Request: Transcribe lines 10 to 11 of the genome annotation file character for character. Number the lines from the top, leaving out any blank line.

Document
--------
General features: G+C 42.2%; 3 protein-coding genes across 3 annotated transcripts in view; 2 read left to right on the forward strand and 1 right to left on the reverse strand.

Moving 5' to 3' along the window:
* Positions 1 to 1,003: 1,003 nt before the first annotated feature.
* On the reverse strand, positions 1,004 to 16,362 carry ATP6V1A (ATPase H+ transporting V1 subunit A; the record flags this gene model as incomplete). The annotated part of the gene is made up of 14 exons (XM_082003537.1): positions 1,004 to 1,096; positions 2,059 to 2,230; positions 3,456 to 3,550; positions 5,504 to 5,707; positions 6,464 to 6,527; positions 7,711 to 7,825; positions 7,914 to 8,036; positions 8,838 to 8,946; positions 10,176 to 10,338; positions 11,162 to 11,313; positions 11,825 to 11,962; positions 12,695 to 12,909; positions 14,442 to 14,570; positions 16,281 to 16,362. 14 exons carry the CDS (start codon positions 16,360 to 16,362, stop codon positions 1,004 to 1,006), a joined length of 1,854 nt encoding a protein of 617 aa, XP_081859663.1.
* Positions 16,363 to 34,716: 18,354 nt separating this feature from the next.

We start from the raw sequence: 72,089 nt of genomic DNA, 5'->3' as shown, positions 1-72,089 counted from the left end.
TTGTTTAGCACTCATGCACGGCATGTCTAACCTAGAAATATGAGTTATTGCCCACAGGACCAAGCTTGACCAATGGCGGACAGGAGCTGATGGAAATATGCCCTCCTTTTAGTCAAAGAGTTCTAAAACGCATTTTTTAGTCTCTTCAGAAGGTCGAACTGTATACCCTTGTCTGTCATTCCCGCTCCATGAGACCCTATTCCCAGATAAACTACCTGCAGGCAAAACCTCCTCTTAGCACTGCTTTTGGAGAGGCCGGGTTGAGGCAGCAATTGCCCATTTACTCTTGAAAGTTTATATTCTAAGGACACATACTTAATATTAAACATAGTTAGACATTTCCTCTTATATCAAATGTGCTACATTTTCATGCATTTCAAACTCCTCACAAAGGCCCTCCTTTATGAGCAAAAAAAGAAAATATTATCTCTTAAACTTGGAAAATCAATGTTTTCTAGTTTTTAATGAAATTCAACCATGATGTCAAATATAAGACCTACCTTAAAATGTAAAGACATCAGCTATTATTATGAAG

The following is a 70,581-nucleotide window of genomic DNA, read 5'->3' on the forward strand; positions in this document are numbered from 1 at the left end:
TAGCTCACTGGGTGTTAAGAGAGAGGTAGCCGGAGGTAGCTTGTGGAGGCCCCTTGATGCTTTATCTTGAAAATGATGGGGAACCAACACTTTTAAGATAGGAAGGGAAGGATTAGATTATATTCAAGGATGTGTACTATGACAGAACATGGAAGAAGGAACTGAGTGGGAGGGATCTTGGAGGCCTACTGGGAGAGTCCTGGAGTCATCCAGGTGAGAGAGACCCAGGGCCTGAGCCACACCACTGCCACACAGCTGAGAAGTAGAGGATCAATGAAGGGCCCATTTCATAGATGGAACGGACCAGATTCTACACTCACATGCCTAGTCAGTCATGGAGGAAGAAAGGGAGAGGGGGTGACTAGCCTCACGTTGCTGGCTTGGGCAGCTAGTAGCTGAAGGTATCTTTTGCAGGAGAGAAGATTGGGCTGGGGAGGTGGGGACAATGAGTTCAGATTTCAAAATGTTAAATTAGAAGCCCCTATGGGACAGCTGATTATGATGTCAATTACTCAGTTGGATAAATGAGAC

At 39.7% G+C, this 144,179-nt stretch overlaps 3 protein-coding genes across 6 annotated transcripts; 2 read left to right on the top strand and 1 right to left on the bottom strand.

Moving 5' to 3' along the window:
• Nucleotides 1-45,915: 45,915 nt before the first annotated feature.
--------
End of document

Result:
At 39.7% G+C, this 144,179-nt stretch overlaps 3 protein-coding genes across 6 annotated transcripts; 2 read left to right on the top strand and 1 right to left on the bottom strand.

Moving 5' to 3' along the window: